October 2010


The Brown Thrasher was photographed at Fearrington Village in Pittsboro, North Carolina

The Brown Thrasher was photographed at Fearrington Village in Pittsboro, North Carolina

For me, the Brown Thrasher has been a difficult bird to photograph, because of its habitat and skittishness.

For me, the Brown Thrasher has been a difficult bird to photograph, because of its habitat and skittishness.

Select this link to see photos or a slideshow of the Brown Thrasher

The Brown Thrasher is a very skittish bird that quickly heads for undergrowth when it is approached. It can be heard and seen running from growth to growth, but is hard to catch for a photo. It is fairly easy to identify with its color, breast stripes, and cat song voice with an occasional crack sound.

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Nearly identical with the Black-capped Chickadee but smaller and with less white in the wing area

Select this link to see photos or a slideshow of the Carolina Chickadee

The Carolina Chickadee was photographed in Fearrington Village Camden Park, Pittsboro, NC. While photographing it I thought it was the Black-capped Chickadee. It wasn’t until later I learned it was the Carolina Chickadee.

The Black-Capped Chickadee is plentiful in Wisconsin most of the year.

Select this link to see photos or a slideshow of the Black-Capped Chickadee

The Black-Capped Chickadee has a range in Alaska, Canada, and the Northern half of the U.S. He is a small bird that is distinctively patterned with a combination black cap and bib, and white cheeks. The habitat is mixed and deciduous woods, willow thickets, groves, shade trees, and likes to visit feeders. He likes to eat suet and sunflower seeds. I like to watch him fly through the woods at approximately eyelevel, where he seems to fly in slow motion.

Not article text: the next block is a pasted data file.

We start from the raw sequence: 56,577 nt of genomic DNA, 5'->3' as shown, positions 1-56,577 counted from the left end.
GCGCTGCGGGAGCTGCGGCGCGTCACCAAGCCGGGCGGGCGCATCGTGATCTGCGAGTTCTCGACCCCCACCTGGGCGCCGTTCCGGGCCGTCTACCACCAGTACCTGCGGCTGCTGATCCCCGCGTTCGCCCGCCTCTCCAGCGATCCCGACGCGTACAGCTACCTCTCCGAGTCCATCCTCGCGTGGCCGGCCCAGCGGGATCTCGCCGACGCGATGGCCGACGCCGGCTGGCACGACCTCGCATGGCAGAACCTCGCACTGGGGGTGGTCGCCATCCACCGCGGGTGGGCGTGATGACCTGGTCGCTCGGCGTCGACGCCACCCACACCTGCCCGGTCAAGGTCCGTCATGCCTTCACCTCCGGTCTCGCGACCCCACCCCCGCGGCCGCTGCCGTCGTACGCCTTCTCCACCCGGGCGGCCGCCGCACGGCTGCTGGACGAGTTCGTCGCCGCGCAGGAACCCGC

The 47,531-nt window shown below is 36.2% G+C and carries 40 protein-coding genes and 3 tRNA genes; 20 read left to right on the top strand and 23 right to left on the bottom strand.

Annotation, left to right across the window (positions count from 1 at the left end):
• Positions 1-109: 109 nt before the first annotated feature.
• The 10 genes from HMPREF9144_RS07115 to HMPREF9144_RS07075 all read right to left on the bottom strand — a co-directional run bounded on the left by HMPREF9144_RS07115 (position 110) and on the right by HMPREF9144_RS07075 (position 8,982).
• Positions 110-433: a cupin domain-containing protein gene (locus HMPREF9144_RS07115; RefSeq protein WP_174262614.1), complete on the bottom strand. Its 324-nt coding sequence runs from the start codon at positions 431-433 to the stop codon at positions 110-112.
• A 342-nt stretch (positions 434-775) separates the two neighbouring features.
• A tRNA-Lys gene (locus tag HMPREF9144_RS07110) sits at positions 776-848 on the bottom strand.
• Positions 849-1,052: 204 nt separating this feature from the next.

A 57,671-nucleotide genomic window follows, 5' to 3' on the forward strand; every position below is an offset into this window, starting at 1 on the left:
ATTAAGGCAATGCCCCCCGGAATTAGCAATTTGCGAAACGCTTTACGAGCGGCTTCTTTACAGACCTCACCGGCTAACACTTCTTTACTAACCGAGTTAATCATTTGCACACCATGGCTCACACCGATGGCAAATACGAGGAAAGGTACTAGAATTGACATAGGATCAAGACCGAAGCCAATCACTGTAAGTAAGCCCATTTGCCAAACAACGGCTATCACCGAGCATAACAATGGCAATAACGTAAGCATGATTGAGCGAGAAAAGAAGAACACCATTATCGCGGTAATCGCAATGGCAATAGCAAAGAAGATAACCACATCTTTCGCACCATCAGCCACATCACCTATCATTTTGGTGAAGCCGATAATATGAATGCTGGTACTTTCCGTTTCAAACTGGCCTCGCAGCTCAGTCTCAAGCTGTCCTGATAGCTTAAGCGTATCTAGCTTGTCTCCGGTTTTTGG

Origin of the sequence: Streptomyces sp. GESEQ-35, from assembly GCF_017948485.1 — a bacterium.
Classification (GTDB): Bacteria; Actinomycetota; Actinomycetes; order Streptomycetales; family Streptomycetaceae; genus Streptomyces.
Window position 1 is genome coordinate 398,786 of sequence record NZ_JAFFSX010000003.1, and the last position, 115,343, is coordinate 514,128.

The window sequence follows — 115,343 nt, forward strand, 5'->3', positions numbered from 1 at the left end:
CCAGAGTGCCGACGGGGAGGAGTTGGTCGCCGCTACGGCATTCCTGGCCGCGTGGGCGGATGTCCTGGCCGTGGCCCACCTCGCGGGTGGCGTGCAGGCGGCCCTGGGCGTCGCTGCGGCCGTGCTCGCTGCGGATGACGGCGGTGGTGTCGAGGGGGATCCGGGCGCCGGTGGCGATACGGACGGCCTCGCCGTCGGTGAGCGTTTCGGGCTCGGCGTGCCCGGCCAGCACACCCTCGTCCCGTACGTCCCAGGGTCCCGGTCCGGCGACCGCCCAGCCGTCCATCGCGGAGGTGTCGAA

The Wild Turkey is seen more often and frequently comes to neighborhoods

Select this link to see photos or a slideshow of the Wild Turkey

Select this link to see large photos of a rafter of wild turkeys

I have been trying to get a photo of a Wild Turkey for some time, but have found them to be elusive, or the lighting wasn’t good. I’ve even had them in my back yard. I had frequently seen them at the spot where I finally got the photo. However, as soon as they noticed me they started to take off for the woods. I had to take off in a run while preparing the camera to get close enough to get a picture. As the photos show, the Turkeys just stroll away. Seeing them from the road and getting the pictures and back in the car was no more than 5 minutes. It’s good that they are a large bird.